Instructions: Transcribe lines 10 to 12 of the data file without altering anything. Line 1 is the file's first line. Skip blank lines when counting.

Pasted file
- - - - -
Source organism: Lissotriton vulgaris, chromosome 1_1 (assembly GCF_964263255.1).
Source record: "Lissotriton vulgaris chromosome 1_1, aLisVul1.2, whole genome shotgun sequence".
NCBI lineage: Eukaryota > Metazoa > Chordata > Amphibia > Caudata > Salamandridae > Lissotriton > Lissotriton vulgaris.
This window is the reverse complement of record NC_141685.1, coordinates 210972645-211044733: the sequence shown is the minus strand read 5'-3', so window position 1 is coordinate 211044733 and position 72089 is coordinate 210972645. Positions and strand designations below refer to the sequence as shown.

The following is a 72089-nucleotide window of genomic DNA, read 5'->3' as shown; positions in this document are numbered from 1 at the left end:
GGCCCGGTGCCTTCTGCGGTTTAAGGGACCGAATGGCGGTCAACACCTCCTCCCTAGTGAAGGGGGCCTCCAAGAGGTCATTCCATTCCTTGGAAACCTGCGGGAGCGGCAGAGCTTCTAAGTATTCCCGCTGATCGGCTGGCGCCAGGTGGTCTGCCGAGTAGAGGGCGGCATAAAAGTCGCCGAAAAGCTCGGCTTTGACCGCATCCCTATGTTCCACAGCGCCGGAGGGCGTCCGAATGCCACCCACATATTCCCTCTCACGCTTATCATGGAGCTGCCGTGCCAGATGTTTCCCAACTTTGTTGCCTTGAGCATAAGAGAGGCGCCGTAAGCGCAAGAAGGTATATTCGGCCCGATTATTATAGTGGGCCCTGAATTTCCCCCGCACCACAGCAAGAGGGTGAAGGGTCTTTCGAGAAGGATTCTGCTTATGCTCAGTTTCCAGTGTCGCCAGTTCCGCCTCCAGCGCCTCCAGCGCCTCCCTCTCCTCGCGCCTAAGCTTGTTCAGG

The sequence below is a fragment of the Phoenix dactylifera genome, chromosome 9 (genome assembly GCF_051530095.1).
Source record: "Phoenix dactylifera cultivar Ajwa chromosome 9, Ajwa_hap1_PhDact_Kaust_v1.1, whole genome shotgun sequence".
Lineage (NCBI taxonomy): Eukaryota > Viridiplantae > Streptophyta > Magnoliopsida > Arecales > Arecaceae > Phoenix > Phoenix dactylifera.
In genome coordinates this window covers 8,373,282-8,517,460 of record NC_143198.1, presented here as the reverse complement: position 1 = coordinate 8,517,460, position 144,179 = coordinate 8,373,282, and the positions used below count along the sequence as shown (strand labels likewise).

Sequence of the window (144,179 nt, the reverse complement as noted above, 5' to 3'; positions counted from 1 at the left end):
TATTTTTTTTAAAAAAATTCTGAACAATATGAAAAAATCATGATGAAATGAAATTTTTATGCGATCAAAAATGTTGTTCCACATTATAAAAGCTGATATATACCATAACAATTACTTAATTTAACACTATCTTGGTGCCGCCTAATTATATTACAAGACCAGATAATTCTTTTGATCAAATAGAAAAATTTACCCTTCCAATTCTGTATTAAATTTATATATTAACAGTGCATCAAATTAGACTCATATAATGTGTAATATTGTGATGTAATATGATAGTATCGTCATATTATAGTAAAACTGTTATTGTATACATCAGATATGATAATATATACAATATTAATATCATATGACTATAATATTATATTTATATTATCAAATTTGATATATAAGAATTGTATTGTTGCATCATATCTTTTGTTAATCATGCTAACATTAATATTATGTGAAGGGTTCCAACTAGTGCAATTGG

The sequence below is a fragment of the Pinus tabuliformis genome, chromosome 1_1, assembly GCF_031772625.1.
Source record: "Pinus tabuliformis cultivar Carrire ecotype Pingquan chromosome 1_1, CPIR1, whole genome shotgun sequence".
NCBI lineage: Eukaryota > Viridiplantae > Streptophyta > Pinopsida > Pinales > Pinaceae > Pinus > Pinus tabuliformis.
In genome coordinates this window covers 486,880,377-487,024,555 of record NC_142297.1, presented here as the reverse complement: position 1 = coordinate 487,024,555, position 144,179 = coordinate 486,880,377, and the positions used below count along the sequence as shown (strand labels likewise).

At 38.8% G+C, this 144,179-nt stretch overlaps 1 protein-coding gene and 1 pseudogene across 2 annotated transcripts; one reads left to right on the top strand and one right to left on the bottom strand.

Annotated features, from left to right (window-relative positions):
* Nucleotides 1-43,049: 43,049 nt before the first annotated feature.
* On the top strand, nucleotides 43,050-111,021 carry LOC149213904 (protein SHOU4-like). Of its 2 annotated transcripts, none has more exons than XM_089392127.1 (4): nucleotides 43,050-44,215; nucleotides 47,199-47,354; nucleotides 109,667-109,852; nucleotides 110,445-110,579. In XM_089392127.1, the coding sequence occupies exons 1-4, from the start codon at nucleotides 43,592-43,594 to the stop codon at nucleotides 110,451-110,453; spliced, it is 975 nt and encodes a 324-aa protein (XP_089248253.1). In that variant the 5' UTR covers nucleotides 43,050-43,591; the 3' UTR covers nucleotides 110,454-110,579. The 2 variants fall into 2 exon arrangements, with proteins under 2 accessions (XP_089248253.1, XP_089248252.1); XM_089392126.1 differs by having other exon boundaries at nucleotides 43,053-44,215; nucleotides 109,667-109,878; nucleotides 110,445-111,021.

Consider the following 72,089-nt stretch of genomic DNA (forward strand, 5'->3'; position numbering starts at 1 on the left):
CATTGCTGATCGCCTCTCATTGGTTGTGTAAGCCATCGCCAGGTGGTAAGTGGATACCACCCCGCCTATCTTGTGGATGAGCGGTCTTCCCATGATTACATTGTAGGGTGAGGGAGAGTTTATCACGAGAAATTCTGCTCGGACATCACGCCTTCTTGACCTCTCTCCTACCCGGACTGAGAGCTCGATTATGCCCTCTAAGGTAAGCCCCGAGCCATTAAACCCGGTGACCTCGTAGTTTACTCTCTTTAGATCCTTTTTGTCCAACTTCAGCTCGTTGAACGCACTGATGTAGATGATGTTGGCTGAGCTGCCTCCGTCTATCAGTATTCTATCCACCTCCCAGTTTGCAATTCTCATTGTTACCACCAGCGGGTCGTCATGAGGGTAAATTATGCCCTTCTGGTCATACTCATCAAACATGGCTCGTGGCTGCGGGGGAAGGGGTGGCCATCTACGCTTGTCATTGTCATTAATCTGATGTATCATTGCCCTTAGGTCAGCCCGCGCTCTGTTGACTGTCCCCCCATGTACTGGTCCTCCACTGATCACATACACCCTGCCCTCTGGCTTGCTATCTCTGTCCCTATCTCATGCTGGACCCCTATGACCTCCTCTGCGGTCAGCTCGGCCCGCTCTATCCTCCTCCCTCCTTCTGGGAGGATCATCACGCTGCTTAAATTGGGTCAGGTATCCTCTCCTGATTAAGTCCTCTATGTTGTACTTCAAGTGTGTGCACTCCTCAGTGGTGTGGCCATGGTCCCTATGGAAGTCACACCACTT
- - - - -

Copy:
In genome coordinates this window covers 8,373,282-8,517,460 of record NC_143198.1, presented here as the reverse complement: position 1 = coordinate 8,517,460, position 144,179 = coordinate 8,373,282, and the positions used below count along the sequence as shown (strand labels likewise).

Sequence of the window (144,179 nt, the reverse complement as noted above, 5' to 3'; positions counted from 1 at the left end):
TATTTTTTTTAAAAAAATTCTGAACAATATGAAAAAATCATGATGAAATGAAATTTTTATGCGATCAAAAATGTTGTTCCACATTATAAAAGCTGATATATACCATAACAATTACTTAATTTAACACTATCTTGGTGCCGCCTAATTATATTACAAGACCAGATAATTCTTTTGATCAAATAGAAAAATTTACCCTTCCAATTCTGTATTAAATTTATATATTAACAGTGCATCAAATTAGACTCATATAATGTGTAATATTGTGATGTAATATGATAGTATCGTCATATTATAGTAAAACTGTTATTGTATACATCAGATATGATAATATATACAATATTAATATCATATGACTATAATATTATATTTATATTATCAAATTTGATATATAAGAATTGTATTGTTGCATCATATCTTTTGTTAATCATGCTAACATTAATATTATGTGAAGGGTTCCAACTAGTGCAATTGG